First off, to avoid confusion, I should specify that I'm thinking about how to calculate inhibition in an HTM layer where neurons can be added, deleted, or moved, which is why I'm not including arrays in my algorithms. However, this should apply to normal HTMs as well.
In HTM, local inhibition requires some spatial computation to figure out which neurons are being inhibited. There are many good r-tree algorithms for finding the points closest to a specific point, and the complexity of finding those points is O(log_m(n)), where m is the maximum number of children per node. This could be used for only searching nearby low excitation points instead of checking if all points were nearby and had low enough excitation, which is what it seemed like was happening.
Hashmaps could also be used to store x and y locations with O(1) query time, but to calculate local points/neurons, the only O(1) algorithm I could think of would be storing groups of points in buckets (also implemented with hash-maps). However, if I used buckets, then the size of each bucket would have to be specified on bucket creation, and changing that parameter could either require moving neurons out of the bucket, or deleting them and moving them to another bucket, which could practically require me to create a new r-tree library.
A third option that would also be O(1) would be making that new r-tree library, modifying r-trees to use a certain rectangle size and to, upon querying, select a parent rectangle by using a hash function with lots of purposeful collisions for nearby spatial values (bucket-tree?). but that would require creating/modifying an r-tree library, which seems like a lot of work, so I planned on saving it for later.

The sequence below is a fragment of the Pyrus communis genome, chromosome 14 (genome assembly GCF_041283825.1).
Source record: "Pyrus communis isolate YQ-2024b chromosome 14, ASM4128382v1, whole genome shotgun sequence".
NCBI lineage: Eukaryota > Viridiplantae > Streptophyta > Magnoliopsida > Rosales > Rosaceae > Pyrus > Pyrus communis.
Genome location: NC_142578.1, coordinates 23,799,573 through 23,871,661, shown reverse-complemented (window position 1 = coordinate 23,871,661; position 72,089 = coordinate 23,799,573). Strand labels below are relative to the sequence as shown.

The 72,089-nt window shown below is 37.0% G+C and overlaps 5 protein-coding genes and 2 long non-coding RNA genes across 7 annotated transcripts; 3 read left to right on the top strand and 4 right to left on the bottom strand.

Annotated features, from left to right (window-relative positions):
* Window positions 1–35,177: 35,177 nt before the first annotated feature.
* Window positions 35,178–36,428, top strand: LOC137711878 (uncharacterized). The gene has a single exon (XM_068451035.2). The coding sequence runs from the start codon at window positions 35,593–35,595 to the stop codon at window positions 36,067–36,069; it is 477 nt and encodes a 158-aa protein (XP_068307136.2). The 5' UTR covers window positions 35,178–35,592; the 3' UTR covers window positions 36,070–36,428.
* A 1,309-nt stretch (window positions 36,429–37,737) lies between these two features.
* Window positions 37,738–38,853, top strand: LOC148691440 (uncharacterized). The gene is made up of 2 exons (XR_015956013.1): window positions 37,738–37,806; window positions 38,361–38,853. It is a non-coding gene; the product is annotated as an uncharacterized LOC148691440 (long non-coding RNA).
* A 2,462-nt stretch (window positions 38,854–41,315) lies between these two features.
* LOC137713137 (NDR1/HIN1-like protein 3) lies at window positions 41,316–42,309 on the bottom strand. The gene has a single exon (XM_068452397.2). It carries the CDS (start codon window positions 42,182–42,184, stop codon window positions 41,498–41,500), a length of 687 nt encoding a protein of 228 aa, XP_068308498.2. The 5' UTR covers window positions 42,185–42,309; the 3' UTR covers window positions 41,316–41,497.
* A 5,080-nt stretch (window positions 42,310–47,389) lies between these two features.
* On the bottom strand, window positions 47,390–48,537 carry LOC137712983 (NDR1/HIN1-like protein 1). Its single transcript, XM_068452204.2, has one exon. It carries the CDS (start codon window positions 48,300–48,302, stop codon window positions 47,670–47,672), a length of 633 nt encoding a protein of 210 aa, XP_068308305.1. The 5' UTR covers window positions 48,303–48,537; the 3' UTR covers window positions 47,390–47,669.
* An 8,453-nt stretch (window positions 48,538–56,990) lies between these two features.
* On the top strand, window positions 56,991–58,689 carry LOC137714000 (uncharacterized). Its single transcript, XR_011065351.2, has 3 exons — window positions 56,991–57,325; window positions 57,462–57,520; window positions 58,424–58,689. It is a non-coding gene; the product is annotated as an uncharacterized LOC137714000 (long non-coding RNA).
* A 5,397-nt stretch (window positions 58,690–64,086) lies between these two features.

I could also create lists for most recently/commonly inhibited groups, or lists of neurons inhibited by some specific neurons, like the caches in a computer. But that seems like even harder optimization work, so I'll save that for even later.
Right now I'm implementing the first method, because it's the simplest and is the most realistic, but would the second method have significant impact on accuracy of predictions?
I read about a similar topic [here], and a found the linked blog post [here](the link in the list was broken). I didn't really see any super detailed results of things like vision application results using the separate algorithms, but the visualizations on the blog posts were very helpful. It looks like local inhibition results in better sparsity than global inhibition, and it looks like some inputs are detected with local inhibition that are never detected with global inhibition.
So are there any more details on this? What algorithm was decided on for Nupic? Global inhibition? (Sorry, so far I'm working on editing the buffers in the Nupic connections code to save by neuron, so I haven't thoroughly gone through that section of the code yet.)
In summary, how should local algorithms be implemented?